The problem with mainstream media’s reporting on the Middle East is exemplified by an interesting article that appeared in the “Week in Review” in Sunday’s New York Times by their Jerusalem bureau chief, Ethan Bronner. Bronner, an old hand at reporting from the region- he has been on the beat off and on for twenty-five years-has now suffered the slings and arrows of hostile reader reactions to his coverage of the Gaza war.
Bronner claims that as a skilled reporter, he attempts only to tell the story, and to inform readers how the fight appears to all those who live in the region. That means that he seeks to be objective. As he writes, his attempt has resulted only in vicious attacks and e-mails from those who support Israel and those who support Hamas. He doesn’t say it, but clearly he thinks that “if both sides are angry at me, I must be doing something right.”
Thus, he writes, the problem is that there are two narratives about the Middle East- one Israeli, the other Arab. If his reports appear to give ammunition to one side or the other, one party to the conflict will find him to be anathema. “Trying to tell the story so that both sides can hear it,” he writes, “…feels more and more like a Greek tragedy in which I play the despised chorus.” The voices of each partisan side become so loud, Bronner says, “that it drowns everything else out.”
Bronner’s complaint is that if he writes about what Israelis feel and think, and does not condemn Israel’s attack on Hamas as a massacre, he is pro-Israel. And if he reports on the suffering on innocent Gaza residents, those who support Israel see him as putting forth Hamas propaganda. Bronner’s answer to his critics is simple. He will tell the “whole story,” not just parts of it that serve either Palestinians or Israelis. His problem is that he knows “it doesn’t matter,” because whatever he writes, anything that contradicts one or another of the two narratives will lead someone to attack him for his objectivity.
He does have a quandary. And he seems to have dealt with it by writing two kinds of stories, one that can be interpreted by some as pro-Palestinian, the other as pro-Israel. Thus, he penned one story on Israel’s use of white phosphorous, “a weapon that militaries use widely to obscure the battlefield but that is also limited under an international convention that bans targeting civilians with it.” Hamas claims that the phosphorous was intentionally used, and Amnesty International and Human Rights Watch, among other groups, condemned Israel for war crimes.
Bonner’s report reads as if Hamas and its Gaza sympathizers are right in their outrage, and that the suffering from the phosphorous is typical of Israel’s use of extreme military measures meant to harm civilians and that cannot be justified in any way. He did not in the article, or later, print the many reports exonerating Israel of the charge of committing war crimes. Times readers did not learn of this report from The Jerusalem Post, for example, that showed the International Red Cross concluded that its use “was legitimate under international law” and that it was “not consciously putting civilians at risk” by its use. Without access to articles like this, Israeli supporters understandably would be angry that Bonner’s piece helped the campaign to depict Israel as a violator of human rights and a perpetrator of war crimes. His article certainly fits in with the narrative of the Palestinian side.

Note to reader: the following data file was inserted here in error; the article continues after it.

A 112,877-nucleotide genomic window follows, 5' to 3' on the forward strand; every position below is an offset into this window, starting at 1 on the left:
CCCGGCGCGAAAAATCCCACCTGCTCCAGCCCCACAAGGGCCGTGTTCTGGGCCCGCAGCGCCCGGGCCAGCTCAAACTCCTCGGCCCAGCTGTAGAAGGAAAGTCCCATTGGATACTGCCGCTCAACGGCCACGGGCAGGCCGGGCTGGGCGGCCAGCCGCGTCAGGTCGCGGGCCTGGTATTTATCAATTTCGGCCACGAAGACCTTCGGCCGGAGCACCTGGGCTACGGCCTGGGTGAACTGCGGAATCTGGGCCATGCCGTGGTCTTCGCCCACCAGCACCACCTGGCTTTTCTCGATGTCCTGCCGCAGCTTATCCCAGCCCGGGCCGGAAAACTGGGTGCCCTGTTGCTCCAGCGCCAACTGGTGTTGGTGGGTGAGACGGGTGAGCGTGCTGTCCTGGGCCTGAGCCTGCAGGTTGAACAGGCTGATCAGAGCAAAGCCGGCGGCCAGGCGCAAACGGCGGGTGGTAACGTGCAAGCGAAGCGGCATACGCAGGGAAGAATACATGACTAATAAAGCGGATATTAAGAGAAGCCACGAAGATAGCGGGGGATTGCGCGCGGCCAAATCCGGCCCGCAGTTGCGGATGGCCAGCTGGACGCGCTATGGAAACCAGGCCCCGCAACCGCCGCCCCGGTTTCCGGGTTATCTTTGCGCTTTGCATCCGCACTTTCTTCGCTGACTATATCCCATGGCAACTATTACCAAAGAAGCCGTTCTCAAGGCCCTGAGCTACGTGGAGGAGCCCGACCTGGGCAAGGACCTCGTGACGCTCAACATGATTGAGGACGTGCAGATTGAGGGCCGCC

After reporting in a way that inflamed Israel’s supporters, he wrote a column that appeared more sympathetic to Israel’s plight, and that conveyed the way most Israelis saw the war. He quoted one peace activist who told him “in this case, the entire Israeli public is angry at the immoral behavior of Hamas.” In his own words, he wrote: “Because Hamas booby-traps schools, apartment buildings and the zoo, and its fighters hide among civilians, it is Hamas that is viewed here as responsible for the civilian toll. Hamas is committed to Israel’s destruction and gets help and inspiration from Iran, so that what looks to the world like a disproportionate war of choice is seen by many here as an obligatory war for existence.”
In trying to be even handed his reporting has become almost schizophrenic. To deal with his evident need to appear even-handed, he has obviously dealt with the problem by writing one report that is appreciated by the Hamas supporters, and then another that is welcomed by Israel’s supporters.
The fact is simple: one of the narratives is right; the other one is wrong. One side seeks to live in peace aside a Palestinian nation that accepts Israel’s existence. Indeed, Israel is willing to give substantial economic aid to rebuild the Palestinian’s new state once peace is attained, as well as using its own armed force to remove its own extremist settlers from land deemed to be part of the new Palestinian state- as it did to settlers in Gaza when Israel gave it up in 2005.
The other side operates by a charter dedicated to destroying Israel. When one side refuses to accept the others right to exist, looking for moral equivalence is ridiculous. Mr. Bronner has a quandary only because he is on a fool’s errand.